New Posts  All Forums:

Posts by Chris09

 Right In animals and plants when a particular outcome is achieved it is considered a hybrid. Example -- When Hunts was developing the 1439 Hybrid tomato they knew that they wanted a tomato that was determinate, firm, crack resistant fruit. Resistance: verticillium wilt, fusarium wilt. It turn they crossed the Heinz 1350 and the Campbell 135 (The Heinz 1350 is a  Eastern State 54-1878-3 x Experimental Hybrid) In poultry (chickens) We can take a Rhode Island Red Rooster and...
They look like they may be cross bred, maybe a Cochin/ Wyandotte cross.
Let make it easy,  Hy·brid hīˌbrid/ The offspring of two plants or animals of different species or varieties, such as a mule (a hybrid of a donkey and a horse). In biology a hybrid is an offspring of two animals or plants of different races, breeds, varieties, species, or genera.    It is a "fancy" word for cross bred.
If there laying a layer type feed if not then they should be on either a starter/ grower or a grower feed.Also you could feed them a starter/ grower even if there laying just offer oyster shells off to the side.
If your going to soak any mash, crumble, or pelleted feed you will want to feed back any of liquid also there is going to be a lot of nutrition left behind if you don't.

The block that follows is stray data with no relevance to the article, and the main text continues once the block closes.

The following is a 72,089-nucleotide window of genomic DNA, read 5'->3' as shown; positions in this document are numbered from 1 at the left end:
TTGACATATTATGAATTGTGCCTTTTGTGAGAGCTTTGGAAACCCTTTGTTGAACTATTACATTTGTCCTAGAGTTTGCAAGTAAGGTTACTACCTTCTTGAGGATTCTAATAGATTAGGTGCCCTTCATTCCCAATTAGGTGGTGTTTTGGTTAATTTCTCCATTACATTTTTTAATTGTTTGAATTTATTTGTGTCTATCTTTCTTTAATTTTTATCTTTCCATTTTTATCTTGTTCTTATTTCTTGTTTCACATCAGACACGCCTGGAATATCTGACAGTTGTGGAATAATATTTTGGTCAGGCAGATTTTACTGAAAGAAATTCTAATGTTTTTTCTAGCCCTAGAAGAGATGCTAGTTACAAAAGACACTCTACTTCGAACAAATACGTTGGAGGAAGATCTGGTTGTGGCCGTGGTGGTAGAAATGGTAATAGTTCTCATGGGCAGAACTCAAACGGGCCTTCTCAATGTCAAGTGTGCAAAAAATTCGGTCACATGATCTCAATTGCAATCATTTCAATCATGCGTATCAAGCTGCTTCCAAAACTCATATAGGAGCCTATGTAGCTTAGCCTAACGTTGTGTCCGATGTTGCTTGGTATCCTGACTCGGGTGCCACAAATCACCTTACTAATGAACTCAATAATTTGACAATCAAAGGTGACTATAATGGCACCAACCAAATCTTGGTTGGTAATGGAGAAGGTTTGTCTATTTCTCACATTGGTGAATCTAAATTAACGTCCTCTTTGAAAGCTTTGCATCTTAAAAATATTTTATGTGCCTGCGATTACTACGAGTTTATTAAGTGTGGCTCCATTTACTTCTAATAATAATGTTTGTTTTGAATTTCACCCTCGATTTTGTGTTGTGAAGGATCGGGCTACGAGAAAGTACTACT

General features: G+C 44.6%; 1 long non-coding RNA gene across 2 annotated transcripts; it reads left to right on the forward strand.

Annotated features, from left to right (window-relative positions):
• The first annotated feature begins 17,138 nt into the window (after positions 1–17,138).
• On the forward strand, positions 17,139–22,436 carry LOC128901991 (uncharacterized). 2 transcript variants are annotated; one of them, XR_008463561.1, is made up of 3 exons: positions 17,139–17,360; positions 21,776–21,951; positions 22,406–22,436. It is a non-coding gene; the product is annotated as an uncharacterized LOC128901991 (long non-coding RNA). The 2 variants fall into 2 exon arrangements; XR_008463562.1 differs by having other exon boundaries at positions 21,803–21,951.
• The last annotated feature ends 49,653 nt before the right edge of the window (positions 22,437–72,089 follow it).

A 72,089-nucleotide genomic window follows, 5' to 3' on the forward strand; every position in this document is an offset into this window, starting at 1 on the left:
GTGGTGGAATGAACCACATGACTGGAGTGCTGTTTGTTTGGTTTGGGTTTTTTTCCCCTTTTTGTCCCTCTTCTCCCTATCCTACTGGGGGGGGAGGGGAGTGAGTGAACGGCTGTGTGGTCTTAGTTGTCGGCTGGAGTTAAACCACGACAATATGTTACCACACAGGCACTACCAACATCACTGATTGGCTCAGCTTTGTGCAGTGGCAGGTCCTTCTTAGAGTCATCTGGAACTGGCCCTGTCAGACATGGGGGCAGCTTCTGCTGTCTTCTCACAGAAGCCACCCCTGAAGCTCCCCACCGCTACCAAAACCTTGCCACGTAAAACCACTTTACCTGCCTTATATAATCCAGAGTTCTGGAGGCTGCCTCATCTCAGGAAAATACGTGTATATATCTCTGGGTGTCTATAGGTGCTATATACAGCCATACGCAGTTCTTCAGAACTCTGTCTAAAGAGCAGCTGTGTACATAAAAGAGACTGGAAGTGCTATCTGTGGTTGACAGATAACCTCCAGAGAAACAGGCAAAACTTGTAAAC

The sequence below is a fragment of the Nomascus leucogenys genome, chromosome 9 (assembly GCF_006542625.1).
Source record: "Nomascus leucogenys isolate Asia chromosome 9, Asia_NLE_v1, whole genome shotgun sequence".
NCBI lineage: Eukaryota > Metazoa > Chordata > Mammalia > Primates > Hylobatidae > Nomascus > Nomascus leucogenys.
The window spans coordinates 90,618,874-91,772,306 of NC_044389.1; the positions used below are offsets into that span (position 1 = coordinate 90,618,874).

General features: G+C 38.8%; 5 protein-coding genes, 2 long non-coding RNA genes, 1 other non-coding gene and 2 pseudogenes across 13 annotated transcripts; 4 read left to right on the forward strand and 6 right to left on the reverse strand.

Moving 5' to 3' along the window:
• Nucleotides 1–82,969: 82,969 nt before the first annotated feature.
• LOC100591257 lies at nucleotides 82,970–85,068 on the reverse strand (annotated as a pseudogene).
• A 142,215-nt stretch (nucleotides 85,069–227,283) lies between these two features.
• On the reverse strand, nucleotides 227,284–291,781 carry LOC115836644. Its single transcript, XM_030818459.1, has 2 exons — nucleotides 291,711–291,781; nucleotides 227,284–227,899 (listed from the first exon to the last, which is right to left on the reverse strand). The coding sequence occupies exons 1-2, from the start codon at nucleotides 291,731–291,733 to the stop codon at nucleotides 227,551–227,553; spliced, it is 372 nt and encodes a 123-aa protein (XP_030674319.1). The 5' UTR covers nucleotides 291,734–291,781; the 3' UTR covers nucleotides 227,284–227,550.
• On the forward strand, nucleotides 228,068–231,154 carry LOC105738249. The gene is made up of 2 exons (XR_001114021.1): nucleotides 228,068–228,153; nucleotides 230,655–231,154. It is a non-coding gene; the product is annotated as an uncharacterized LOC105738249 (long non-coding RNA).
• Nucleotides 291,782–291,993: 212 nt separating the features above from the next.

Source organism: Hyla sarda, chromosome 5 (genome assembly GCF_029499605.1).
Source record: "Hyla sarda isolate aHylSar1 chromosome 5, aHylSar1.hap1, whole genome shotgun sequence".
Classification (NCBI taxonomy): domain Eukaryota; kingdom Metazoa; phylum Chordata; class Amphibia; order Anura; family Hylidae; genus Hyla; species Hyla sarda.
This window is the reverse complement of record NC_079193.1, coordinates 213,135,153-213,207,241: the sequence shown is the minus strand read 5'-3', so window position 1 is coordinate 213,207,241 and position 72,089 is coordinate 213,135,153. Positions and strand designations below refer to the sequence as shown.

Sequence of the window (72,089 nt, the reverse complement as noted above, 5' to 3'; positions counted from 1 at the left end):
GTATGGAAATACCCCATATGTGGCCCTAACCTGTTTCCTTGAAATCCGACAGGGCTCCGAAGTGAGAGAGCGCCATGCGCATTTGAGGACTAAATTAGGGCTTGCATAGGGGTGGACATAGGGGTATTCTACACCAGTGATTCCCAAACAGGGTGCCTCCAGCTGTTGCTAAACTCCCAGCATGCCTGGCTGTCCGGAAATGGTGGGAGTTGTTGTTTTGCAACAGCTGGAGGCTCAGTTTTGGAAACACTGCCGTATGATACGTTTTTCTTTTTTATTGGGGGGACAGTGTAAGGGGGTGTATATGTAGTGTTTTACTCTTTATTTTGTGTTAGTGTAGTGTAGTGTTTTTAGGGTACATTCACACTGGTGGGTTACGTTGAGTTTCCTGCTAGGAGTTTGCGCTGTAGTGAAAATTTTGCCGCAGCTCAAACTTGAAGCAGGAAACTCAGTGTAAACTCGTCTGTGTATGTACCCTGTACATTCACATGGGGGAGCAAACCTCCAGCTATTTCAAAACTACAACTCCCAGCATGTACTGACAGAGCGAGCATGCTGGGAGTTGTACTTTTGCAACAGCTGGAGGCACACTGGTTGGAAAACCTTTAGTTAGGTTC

Who is this question for?
The chickens look to be a pullet Gamefowl cross the Blue legs may have came from the Gamefowl, both Hatch and Kelso can come Blue legged.
When feeding breeding fowl you need to take inconsideration the nutritional need of both the hen and the rooster, if you feed them good you will have good healthy chicks. A regular Layer feed isn't going to cut it if your looking for a good hatch rate, healthy parent stock and healthy chicks. Breeders need a good feed with added proteins (18% or better) some added vitamin and should not contain the high amounts of calcium that a layer type feed has. (roosters can not expel...
Hay is more than just "dried grass leaves", hay consists of the leaves and the stems of either grass or a mix of grass and legumes.Hay is not totally dry and is cut 3 maybe 4 times a year with each cut being a little different in nutrition 2nd usually being the best.   Also remember most grasses that are used in hays don't pull back nutrients in the winter (much like most lawn grass doesn't) and that the leaves of tree and shrubs dry up much more that the leaves of grasses...
As long as the leaves are green they have Chlorophyll in them and thus have nutrition, when the leaves turn color, brittle/leathery the nutrition is gone. Theres a big difference between feeding dried leaves and feeding hay, one hay is a grass or a grass legume mix two not all the moister is out of the hay when bailed and fed, three chickens aren't grazers or browsers they don't process fibrous plants as well as Horse, Cattle, Goat or Sheep so any nutrition that is in the...
New Posts  All Forums: